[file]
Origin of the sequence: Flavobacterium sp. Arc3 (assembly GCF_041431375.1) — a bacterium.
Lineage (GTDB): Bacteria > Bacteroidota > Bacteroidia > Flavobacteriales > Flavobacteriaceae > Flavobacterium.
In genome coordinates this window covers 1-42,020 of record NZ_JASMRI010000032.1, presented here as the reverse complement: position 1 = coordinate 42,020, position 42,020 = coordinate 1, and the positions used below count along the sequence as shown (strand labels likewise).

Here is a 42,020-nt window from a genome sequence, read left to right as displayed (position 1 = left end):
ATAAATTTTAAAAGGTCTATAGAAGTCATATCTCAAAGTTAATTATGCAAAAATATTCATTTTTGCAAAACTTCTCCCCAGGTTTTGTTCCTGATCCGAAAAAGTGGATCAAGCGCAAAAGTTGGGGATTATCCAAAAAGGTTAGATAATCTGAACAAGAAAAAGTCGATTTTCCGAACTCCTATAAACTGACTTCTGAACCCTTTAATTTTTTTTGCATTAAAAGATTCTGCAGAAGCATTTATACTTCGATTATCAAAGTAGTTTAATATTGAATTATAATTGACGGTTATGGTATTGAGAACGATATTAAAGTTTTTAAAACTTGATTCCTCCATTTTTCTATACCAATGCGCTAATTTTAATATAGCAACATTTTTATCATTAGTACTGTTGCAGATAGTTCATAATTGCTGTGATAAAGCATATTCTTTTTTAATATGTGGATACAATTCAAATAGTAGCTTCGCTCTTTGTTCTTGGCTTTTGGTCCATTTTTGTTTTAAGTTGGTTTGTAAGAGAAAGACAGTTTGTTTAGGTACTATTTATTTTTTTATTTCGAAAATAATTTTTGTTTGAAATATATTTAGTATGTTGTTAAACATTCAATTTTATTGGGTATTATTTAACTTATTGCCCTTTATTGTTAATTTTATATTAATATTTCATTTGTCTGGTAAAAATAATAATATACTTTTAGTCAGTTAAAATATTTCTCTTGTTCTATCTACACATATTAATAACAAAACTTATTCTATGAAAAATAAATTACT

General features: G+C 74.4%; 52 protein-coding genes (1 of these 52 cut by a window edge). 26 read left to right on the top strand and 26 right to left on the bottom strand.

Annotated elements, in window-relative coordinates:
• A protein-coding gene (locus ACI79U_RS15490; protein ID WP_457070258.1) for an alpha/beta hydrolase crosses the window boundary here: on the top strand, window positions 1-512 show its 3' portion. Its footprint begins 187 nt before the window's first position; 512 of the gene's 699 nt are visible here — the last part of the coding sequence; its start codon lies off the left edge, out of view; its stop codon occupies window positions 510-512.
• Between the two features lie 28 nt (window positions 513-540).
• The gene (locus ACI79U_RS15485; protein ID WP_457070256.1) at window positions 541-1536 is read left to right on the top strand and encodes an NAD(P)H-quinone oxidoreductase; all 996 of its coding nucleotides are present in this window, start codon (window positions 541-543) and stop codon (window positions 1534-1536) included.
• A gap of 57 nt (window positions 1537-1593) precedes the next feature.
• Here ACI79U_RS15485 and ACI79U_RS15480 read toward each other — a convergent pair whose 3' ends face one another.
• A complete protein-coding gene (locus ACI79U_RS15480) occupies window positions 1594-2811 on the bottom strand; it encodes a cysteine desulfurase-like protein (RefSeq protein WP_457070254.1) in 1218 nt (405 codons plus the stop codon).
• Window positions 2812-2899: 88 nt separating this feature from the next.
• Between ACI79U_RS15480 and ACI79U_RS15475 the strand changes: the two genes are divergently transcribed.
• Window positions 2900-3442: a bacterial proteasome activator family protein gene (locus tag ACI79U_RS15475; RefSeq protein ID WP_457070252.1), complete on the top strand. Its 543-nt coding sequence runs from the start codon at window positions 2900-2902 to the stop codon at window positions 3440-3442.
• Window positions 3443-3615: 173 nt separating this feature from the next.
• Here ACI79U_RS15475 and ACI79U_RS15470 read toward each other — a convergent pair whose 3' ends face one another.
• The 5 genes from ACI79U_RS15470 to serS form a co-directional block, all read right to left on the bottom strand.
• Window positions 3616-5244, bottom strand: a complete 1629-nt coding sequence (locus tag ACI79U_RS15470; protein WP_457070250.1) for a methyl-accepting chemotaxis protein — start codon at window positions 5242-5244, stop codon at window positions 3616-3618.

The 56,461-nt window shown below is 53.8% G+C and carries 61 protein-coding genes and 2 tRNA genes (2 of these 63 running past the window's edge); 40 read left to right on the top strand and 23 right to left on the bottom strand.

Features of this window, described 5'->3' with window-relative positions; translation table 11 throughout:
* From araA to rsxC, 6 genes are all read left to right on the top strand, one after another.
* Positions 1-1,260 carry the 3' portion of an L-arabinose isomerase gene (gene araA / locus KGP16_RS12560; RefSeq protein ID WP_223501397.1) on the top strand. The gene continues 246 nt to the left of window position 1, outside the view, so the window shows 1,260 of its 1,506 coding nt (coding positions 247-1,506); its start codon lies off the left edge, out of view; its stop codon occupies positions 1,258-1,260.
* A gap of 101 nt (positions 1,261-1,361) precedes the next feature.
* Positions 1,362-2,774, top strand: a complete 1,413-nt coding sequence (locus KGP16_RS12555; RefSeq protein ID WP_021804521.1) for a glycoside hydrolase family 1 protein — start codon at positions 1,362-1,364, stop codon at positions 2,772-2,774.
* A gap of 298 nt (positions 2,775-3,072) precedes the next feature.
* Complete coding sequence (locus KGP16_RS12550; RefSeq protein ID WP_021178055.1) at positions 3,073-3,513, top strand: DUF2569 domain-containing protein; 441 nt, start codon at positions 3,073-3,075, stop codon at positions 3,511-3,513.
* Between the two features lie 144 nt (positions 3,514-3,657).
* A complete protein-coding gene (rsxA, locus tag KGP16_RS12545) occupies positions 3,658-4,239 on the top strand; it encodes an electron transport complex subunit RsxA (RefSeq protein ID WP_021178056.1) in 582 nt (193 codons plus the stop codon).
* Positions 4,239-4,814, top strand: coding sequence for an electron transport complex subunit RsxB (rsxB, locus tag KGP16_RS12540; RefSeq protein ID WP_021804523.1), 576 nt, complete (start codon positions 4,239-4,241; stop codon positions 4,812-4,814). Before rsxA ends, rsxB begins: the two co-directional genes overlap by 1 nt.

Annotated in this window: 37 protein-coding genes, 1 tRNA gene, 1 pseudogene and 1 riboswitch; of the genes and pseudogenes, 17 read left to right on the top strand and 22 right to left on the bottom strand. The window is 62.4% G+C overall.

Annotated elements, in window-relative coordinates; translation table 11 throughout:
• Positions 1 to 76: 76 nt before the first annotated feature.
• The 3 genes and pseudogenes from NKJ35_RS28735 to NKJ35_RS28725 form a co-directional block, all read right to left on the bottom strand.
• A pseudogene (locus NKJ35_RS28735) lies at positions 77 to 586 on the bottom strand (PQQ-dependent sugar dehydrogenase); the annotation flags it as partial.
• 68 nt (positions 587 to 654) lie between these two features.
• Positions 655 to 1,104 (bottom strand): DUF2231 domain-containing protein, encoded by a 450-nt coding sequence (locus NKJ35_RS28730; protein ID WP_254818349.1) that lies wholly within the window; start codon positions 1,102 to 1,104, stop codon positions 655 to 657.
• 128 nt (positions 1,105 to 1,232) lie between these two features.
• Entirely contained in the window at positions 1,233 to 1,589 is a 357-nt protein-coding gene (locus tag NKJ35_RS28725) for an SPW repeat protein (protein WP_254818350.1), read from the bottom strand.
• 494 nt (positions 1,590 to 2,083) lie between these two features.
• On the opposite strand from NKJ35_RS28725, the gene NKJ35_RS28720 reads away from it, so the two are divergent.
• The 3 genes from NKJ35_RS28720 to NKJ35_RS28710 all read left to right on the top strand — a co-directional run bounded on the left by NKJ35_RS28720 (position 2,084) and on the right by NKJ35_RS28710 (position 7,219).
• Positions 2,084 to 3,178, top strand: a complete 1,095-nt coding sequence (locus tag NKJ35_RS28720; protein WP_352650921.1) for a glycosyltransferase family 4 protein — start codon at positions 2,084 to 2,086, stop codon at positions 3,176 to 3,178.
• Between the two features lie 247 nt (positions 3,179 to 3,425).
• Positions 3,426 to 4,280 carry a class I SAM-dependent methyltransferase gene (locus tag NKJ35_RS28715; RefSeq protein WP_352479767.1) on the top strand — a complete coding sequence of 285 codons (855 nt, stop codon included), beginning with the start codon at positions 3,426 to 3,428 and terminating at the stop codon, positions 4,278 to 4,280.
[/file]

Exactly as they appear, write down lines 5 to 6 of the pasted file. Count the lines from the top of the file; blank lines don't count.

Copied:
ATAAATTTTAAAAGGTCTATAGAAGTCATATCTCAAAGTTAATTATGCAAAAATATTCATTTTTGCAAAACTTCTCCCCAGGTTTTGTTCCTGATCCGAAAAAGTGGATCAAGCGCAAAAGTTGGGGATTATCCAAAAAGGTTAGATAATCTGAACAAGAAAAAGTCGATTTTCCGAACTCCTATAAACTGACTTCTGAACCCTTTAATTTTTTTTGCATTAAAAGATTCTGCAGAAGCATTTATACTTCGATTATCAAAGTAGTTTAATATTGAATTATAATTGACGGTTATGGTATTGAGAACGATATTAAAGTTTTTAAAACTTGATTCCTCCATTTTTCTATACCAATGCGCTAATTTTAATATAGCAACATTTTTATCATTAGTACTGTTGCAGATAGTTCATAATTGCTGTGATAAAGCATATTCTTTTTTAATATGTGGATACAATTCAAATAGTAGCTTCGCTCTTTGTTCTTGGCTTTTGGTCCATTTTTGTTTTAAGTTGGTTTGTAAGAGAAAGACAGTTTGTTTAGGTACTATTTATTTTTTTATTTCGAAAATAATTTTTGTTTGAAATATATTTAGTATGTTGTTAAACATTCAATTTTATTGGGTATTATTTAACTTATTGCCCTTTATTGTTAATTTTATATTAATATTTCATTTGTCTGGTAAAAATAATAATATACTTTTAGTCAGTTAAAATATTTCTCTTGTTCTATCTACACATATTAATAACAAAACTTATTCTATGAAAAATAAATTACT

General features: G+C 74.4%; 52 protein-coding genes (1 of these 52 cut by a window edge). 26 read left to right on the top strand and 26 right to left on the bottom strand.